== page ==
Judaism features

A treasury of sacred cloth

By Simon Rocker, November 20, 2008

When you think of prize Judaica, what probably comes to mind are antique books or the silver bells and breastplates that adorn a Sefer Torah. But a new Jewish Museum exhibition that has just opened in London features another type of religious artistry - the mantles in which the Torah is dressed.

Some of the "sacred textiles" that have been in the possession of the Spanish and Portuguese Jews' Congregation for three centuries have gone on display at the historic Bevis Marks Synagogue in the East End.

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How Chief Rabbis have battled against Reform

By Rabbi Dr Jeffrey Cohen, November 18, 2008

Faith against Reason: Religious Reform and the British CHief Rabbinate, 1840-1990

Meir Persoff
Vallentine Mitchell, £50, £19.95 pb

It may be coincidence that, within the past two years, three books have appeared on the subject of the British Chief Rabbinate. This perhaps indicates that religious hierarchy and authority are largely becoming relegated to the status of historical curiosity, with most committed young Jews owing allegiance to their own individual and charismatic spiritual gurus.

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An Orthodox woman can lead the prayers

By Nathan Jeffay, November 6, 2008

Two Israeli scholars have put their necks on the line to try to answer one of the most controversial questions in Orthodox Judaism today: what role can women take in public worship?

In the last decade, around two dozen "partnership minyanim" have been founded in Israel and the USA. These congregations have tried to pioneer services that increase women's participation, while operating within the parameters of Orthodox religious law. But they have faced two major problems.

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Is the Lubavitch book Tanya really racist?

October 30, 2008

Yes

The debate about the Tanya is about values rather than freedom of speech, as some have contended.

The Hebrew Bible and classical rabbinic sources contain texts which, for example, command us to look after the stranger within our midst as we were once strangers in the Land of Egypt. These sources inspire and provide a basis for living in today's society.

In contrast, other texts have, in common with almost all classical literature, the completely opposite viewpoint and clash with modern sensibilities.

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Why the Creation story favours organic food

By Rabbi Elizabeth Tikvah Sarah, October 23, 2008

This week we begin the cycle of Torah readings again, and read the account of Creation. All peoples have sacred narratives about the Creation of the world - but why do we turn right back to the beginning, again and again each year? Why don't we start our narrative with the first ancestors of our people, Abraham and Sarah?

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Should we pray for rain?

By Rabbi Ariel Abel, October 17, 2008

According to a recent report from Nasa scientists, if current rainy weather patterns continue, we could face worldwide food shortages as a result of widespread ruin of crops. Where does this leave our prayers this year for wind and rain?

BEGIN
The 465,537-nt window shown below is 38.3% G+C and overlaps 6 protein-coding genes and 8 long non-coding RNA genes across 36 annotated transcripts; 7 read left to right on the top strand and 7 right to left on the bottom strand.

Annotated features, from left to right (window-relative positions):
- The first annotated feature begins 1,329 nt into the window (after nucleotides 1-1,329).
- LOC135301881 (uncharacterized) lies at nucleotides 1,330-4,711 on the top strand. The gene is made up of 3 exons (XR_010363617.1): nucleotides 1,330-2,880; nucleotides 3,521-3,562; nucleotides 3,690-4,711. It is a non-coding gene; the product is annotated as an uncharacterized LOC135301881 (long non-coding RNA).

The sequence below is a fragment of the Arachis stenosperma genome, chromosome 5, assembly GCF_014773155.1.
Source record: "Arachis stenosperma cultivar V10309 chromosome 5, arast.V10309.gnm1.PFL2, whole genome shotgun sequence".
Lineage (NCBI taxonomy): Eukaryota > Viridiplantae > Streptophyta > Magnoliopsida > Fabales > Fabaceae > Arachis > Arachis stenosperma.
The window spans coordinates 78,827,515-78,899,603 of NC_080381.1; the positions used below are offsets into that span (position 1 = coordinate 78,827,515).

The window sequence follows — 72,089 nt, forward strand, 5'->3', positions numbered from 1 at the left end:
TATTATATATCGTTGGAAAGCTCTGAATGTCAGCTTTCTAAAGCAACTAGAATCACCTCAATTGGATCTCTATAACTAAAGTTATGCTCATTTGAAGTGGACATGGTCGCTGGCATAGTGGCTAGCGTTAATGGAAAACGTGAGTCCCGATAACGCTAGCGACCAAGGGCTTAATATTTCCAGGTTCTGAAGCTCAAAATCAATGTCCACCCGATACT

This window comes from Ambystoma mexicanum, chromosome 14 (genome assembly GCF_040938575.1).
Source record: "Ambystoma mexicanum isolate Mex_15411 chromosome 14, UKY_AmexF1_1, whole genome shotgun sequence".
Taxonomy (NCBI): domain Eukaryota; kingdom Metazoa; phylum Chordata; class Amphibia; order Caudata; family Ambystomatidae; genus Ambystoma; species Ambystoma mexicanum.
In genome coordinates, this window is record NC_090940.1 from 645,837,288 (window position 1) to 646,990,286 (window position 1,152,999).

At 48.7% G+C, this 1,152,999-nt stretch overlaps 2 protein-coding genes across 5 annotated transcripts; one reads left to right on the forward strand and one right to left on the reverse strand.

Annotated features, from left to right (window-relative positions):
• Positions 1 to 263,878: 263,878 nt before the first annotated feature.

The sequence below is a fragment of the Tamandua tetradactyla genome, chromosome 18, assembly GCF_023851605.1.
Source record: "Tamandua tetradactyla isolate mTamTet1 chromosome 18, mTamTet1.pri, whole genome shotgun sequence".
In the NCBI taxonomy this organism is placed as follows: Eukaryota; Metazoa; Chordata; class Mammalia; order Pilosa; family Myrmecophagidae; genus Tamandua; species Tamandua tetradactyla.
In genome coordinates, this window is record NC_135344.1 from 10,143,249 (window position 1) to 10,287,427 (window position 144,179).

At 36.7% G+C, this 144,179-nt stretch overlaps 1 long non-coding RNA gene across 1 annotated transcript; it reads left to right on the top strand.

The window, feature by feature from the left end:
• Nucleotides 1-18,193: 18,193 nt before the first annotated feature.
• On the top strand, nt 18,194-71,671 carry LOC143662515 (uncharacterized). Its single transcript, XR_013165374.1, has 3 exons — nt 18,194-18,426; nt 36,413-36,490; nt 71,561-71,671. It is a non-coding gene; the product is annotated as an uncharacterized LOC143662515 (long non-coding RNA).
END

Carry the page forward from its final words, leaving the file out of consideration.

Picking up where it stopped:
The latter half of Succot focuses on water, parties thrown in honour of the festival are called "Water-drawing Simchah" (Simchat Beit Hashoevah) to commemorate water libations in Temple times and the last day of Succot, Hoshana Rabba, is dubbed "Day of Judgment for Water".

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Has Simchat Torah become too boozy?

By Nathan Jeffay, October 17, 2008

This week's festival has become an excuse for binge drinking. Where is the justification?

If one thing is certain about Simchat Torah, it is that, by late afternoon, at least one youngster from an Orthodox neighbourhood will be having his stomach pumped. It happens every year in North-West London, usually Hendon or Edgware, or in Manchester's Broughton Park district.

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Sometimes God just wants to dance

By Jay Michaelson, October 17, 2008

Simchat Torah is all about dancing. On the literal level, Jews (especially Chasidic Jews non-Chasidic Jews, young Jews, and Jews who just like to move) dance with the Torah, parading it around in circles and chains until finally someone shouts out "Ad Kan" - enough for this circuit of ecstasy. And symbolically, the whole holiday is a dance, circling around from end to beginning, concluding the autumn holiday season, refusing to admit of linearity.

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The roofless hut that is stronger than a castle

By Lord Jonathan Sacks, October 10, 2008

In these turbulent times, Succot shows us why we still have cause to celebrate.


What an era ours is. Iran is in pursuit of nuclear weapons, threatening to destroy Israel. The world seems suddenly full of rogue states, failed states, civil wars and ubiquitous terror. Financial markets are in turmoil. Rarely in my lifetime has the global economic and political future seemed less predictable. Ours is the age of uncertainty.

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For the DIY novice: an easy-to-build succah

By Simon Rocker, October 3, 2008

It must seem a curious sight to a non-Jewish neighbour. You look out of your bedroom window and suddenly canvas and wooden shacks are sprouting in Jewish gardens as though the houses had given birth to strange little offspring.

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